A federal judge in Houston has thrown out the 20-year-old arms smuggling conviction of a former CIA agent, outlining in scathing terms how federal officials knowingly used a false affidavit at his trial and concealed the act through years of appeals, the Houston Chronicle reports.
Edwin Wilson was convicted in Houston in 1983 of smuggling arms to Libya at a time when the threat of Libyan terrorism was major news. Congress was mounting investigations into controversial CIA activities around the globe, and CIA administrators were actively trying to deflect criticism.
Wilson, now 75, has been in prison ever since, serving a 52-year sentence. His conviction was vacated in a decision made Monday and announced Tuesday.
Wilson claimed he shipped 20 tons of plastic explosives out of Houston Intercontinental Airport at the request of the CIA. The federal government denied this, and at the heart of the case against him was a CIA affidavit submitted by prosecutors stating Wilson had not done any work for the CIA since his retirement in February 1971.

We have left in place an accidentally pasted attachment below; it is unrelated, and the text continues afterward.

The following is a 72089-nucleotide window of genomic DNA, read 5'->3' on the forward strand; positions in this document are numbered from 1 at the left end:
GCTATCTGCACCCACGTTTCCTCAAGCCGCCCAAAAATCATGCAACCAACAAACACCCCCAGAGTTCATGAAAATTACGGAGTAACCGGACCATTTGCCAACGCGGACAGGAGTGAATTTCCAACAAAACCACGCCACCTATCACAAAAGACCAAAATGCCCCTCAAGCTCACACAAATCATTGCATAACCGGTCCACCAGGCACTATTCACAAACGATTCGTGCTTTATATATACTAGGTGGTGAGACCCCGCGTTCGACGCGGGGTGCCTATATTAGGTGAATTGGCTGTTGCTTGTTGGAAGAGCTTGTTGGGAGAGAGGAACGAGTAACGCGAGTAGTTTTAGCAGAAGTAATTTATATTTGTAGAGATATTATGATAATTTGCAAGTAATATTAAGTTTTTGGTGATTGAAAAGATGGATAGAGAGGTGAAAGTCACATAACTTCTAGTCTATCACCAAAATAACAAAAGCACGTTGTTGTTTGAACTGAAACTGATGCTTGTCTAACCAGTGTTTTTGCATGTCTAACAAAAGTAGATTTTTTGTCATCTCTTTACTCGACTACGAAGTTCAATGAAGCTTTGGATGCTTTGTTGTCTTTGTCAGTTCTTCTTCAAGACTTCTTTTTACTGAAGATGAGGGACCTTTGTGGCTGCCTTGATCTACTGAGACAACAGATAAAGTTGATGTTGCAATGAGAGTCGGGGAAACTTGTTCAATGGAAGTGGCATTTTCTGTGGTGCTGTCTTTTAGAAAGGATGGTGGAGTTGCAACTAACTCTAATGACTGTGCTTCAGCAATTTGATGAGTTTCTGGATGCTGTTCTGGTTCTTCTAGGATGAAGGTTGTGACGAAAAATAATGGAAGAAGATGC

But U.S. District Judge Lynn Hughes spelled out in his order vacating Wilson’s conviction, that the CIA forwarded a memo to the U.S. attorney’s office a few days after he was convicted — but before he was sentenced — alerting them that they had since discovered at least five projects Wilson had worked on for the CIA after 1971 — including a planned trip to Iran with the CIA’s deputy director.
The CIA forwarded the memo to the U.S. attorney’s office, Hughes said, but after debating the issue for months, decided not to inform Wilson’s attorneys. Wilson appealed, but the government failed to acknowledge that the affidavit was false.
The Justice Department has until Feb. 6, 2004, to initiate a new trial against Wilson.